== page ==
Friday, 06 November 2009

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Tea-V-Parties It must have been difficult to be a conservative last night. On the one hand, you threw your muscle behind your perfect candidate and he lost a district which last went Democratic back before the Half-Breeds and the Stalwarts fought for control of the GOP; on the other, you got a television show made especially for you! The remake of V is an exercise in allegorical drift-correction: the original series was supposed to be based on Sinclair Lewis's novel about creeping government fascism, which was itself an allegory about demagogic dangers posed by the likes of Huey Long and Father Coughlin, who were themselves perceived to be homegrown Hitlers, but then Star Wars happened and the network demanded Space Nazis, so the fascists became lizards and, instead of wanting to rule America, they wanted to eat Americans, meaning they cured diseases for the same altruistic reasons we pump cattle full of antibiotics. That, as they say in the business, is some mighty powerful drift, and it requires some equally unsubtle mastery to correct course. In the original series, the Nazi parallel was made palpable via regalia and youth groups; in the remake, they do so via a Maddow-esque Scott Wolf asking the leader of the Visitors if they offer universal health care. Note the slight shift in the assumption required to move from alien to fascist? The expert in fictional fascisms did:I simultaneously loved the "universal health care" line and thought it was a bit hamfisted. I do like that it all bothers Jonathan Chait so much, but I think they could have been a bit more subtle. However, it's worth recalling that the visitors in the original series promised to cure diseases as well. I think Chait goes overboard too when he says the show is a loveletter to the Tea Party movement. Jonah Goldberg is, it goes without saying, wrong, but in this case his error is understandable because he was instrumental in creating the conditions that made it possible. The only people for whom universal health care signals a creeping fascism are 1) people who were convinced by the "arguments" proffered in Liberal Fascism, and 2) people who believe Glenn Beck and Sarah Palin are the future of the Republican Party. Granted, there is a substantial overlap between those camps, but my point is that unless you share core beliefs with, broadly speaking, the Tea Party movement, that reference fails to refer. The allegory only works if universal health care is a link in the chain that secures space lizards to fascism. UPDATE: todd. makes a suggestion and (with one minor revision) I heartily agree. From now on, "JGIGWOSIW" it is. (If only because that's the noise my brain makes when I read something he's written.)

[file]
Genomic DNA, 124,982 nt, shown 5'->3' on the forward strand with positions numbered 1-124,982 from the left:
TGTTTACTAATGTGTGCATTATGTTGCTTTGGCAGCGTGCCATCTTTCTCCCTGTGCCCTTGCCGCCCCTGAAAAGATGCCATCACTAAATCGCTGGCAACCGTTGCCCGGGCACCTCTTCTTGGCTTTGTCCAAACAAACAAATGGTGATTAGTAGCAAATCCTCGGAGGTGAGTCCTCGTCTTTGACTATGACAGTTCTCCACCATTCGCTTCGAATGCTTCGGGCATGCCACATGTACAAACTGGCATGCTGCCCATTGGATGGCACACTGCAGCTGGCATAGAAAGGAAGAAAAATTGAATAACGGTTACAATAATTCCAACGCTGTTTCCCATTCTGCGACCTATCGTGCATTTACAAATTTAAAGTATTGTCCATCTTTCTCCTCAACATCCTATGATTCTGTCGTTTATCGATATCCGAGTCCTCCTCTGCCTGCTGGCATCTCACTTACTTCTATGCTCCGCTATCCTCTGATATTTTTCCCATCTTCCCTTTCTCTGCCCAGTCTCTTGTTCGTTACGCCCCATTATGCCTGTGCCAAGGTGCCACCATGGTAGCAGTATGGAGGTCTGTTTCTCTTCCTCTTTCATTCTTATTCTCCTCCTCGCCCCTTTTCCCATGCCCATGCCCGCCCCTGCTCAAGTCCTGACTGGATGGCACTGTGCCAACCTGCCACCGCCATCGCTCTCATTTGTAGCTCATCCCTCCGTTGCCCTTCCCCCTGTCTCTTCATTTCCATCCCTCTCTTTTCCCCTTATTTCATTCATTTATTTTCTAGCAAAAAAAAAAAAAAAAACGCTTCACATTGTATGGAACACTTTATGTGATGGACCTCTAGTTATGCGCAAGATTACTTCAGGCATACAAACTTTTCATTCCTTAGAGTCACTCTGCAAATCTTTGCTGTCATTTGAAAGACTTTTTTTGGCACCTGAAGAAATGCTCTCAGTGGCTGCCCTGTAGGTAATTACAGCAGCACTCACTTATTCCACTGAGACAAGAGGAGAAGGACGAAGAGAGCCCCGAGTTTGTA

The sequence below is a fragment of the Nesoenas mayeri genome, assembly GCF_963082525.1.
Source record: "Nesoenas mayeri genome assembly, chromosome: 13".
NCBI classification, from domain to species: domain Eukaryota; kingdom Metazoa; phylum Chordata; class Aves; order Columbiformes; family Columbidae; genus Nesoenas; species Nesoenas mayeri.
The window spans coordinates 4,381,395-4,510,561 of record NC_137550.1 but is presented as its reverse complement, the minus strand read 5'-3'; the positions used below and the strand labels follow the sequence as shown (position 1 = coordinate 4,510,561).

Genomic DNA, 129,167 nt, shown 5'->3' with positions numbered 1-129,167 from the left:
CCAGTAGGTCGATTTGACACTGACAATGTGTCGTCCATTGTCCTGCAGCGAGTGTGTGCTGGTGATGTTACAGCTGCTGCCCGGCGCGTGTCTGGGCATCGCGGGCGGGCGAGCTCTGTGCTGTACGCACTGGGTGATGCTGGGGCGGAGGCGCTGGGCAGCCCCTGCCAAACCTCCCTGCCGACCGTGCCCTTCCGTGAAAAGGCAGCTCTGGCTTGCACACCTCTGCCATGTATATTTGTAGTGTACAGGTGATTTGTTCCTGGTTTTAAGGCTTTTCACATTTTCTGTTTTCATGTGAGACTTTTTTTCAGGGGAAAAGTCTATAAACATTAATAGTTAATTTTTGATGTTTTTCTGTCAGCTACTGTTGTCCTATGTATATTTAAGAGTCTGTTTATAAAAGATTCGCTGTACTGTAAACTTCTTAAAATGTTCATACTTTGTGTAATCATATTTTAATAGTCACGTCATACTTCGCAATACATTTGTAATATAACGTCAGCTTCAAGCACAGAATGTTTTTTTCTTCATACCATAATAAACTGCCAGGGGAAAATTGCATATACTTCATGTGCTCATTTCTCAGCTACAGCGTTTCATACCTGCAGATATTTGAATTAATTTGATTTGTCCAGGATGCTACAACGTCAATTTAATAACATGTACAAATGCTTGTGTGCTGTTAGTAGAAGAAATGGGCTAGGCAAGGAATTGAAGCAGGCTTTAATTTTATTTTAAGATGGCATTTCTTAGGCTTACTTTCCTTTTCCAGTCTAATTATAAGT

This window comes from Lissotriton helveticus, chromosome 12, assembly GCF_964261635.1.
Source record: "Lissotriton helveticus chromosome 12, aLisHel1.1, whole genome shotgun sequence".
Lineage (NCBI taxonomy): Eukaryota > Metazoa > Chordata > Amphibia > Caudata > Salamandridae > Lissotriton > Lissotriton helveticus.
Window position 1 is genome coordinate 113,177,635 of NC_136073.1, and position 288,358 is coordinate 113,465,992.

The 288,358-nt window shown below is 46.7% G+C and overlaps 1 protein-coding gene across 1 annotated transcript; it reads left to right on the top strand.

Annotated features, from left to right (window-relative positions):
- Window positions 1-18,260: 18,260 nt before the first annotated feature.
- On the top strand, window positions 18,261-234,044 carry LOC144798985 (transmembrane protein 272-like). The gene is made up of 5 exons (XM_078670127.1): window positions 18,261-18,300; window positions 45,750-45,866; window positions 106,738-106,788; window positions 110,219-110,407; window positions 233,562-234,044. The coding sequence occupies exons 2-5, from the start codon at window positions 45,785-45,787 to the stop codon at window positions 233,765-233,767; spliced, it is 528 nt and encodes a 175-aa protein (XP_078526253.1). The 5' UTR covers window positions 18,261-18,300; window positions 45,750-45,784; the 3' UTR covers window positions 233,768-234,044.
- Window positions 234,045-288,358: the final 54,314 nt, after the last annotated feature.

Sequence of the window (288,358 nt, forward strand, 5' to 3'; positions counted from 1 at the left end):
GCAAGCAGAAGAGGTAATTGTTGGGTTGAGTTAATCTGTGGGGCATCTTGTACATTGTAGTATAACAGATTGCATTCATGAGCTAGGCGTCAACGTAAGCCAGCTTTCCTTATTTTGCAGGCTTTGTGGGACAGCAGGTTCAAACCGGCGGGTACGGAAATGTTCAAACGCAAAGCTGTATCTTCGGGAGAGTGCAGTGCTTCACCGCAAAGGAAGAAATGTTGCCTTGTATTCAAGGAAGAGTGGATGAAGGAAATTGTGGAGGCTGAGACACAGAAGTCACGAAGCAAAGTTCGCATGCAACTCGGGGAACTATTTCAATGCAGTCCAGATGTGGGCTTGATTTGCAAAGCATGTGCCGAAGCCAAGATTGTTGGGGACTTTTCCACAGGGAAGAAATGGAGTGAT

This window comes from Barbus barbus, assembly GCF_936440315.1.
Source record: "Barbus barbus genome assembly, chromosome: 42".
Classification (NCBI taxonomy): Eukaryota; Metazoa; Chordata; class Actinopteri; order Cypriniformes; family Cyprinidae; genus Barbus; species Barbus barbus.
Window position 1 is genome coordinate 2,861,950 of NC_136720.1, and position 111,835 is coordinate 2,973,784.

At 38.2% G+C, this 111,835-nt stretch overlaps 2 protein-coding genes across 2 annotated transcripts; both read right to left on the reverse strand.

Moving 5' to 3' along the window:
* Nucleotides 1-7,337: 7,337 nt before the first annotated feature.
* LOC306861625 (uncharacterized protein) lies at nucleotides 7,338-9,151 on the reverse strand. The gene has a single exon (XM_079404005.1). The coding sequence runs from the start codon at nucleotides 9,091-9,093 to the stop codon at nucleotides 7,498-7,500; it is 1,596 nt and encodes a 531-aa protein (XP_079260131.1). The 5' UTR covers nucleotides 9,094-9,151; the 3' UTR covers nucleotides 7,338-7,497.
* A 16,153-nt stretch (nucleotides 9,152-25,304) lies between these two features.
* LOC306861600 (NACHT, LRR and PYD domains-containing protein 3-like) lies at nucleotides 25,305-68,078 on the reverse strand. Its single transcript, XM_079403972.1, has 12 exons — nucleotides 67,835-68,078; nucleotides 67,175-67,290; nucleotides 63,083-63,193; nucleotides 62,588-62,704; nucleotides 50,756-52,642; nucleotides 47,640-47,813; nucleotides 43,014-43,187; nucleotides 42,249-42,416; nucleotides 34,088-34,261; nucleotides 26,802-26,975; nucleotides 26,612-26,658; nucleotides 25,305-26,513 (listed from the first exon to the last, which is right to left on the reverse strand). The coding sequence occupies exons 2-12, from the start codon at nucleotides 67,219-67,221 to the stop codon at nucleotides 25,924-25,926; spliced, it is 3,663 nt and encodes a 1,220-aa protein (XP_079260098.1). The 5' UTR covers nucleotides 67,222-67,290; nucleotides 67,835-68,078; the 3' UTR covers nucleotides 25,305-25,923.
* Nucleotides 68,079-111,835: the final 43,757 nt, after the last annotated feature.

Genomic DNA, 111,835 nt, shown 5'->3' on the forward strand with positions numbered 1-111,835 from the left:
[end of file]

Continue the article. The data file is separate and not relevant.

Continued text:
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Recipes from the Headless Chef: Chorizo Cilantro Chili The one thing even long term readers might not know about me is that 1) I do all the cooking and 2) am quite good at it (if I do say so myself). (And I do.) I am not, however, good with following recipes or remembering how I improvise on them. In order to preserve how I prepared meals worth making again, I'm going to share them with you. They're largely variations on recipes from the only cookbook that's also an education: The Professional Chef by the Culinary Institute of America. It weighs in at 7.8 lbs. and is every bit the beast an almost eight-pound book should be. In it you learn what equipment to buy (one good chef's knife can replace an assortment of space-cluttering gadgets); how to use that equipment in the most effective way possible (the time people spend cooking can be cut in half by the knowledge of how to cut an onion); how particular flavors are produced (both in terms of spicing and preparing dishes); how certain textures are achieved (especially important in soups and with meats); and I could go on but you see my point: this is the book to purchase should you want to learn how to cook. I'm going share recipes in its spirit: not only will I tell you what to do, I'll also explain why I'm doing it. Chorizo Cilantro Chili Mexican (pork) chorizo (or substitute with soy chorizo) Unripe (green) serrano chilis (for back heat) Ripe (green) jalapeño peppers (for front heat) Chipotle peppers in adobo sauce (for round heat) Gebhardt's Chili Powder 2 bunches of cilantro 1 bunch of green onions 2 medium yellow (or 1 large Vidalia) onions 4 cloves of garlic 8 Roma tomatoes 3 cans of pinto beans (12 oz.) Molasses Brown sugar 3 cups chicken (or vegetable) stock Kosher salt Pepper Prelude: A word about those peppers. I didn't specify how many you'll need because that depends on what kind of heat you desire. If you prefer your tongue and the roof of your mouth on fire immediately, go heavier on the jalapeño peppers because they have front heat. Front heat also overwhelms all the other flavors in a dish, meaning a bottle of quality hot sauce can make mediocre food edible or mask an off-note in what would otherwise be a ruined dish. (I like Cholula. The pequin [30,000 to 60,000 Scoville units] and arbol [15,000 to 30,000 Scoville units] chili combination provides pure flavor-masking front heat.) If you want to taste the flavor of your ingredients before you taste and feel the heat, go heavier on the back heat-providing serrano peppers. One word of caution when producing back heat: when you taste the progress of your dish, you need to taste a little more than you normally would to fully register the back heat. If you fail to feel its full effect, you can easily produce a dish that tastes wonderful in your mouth but burns holes through your throat...

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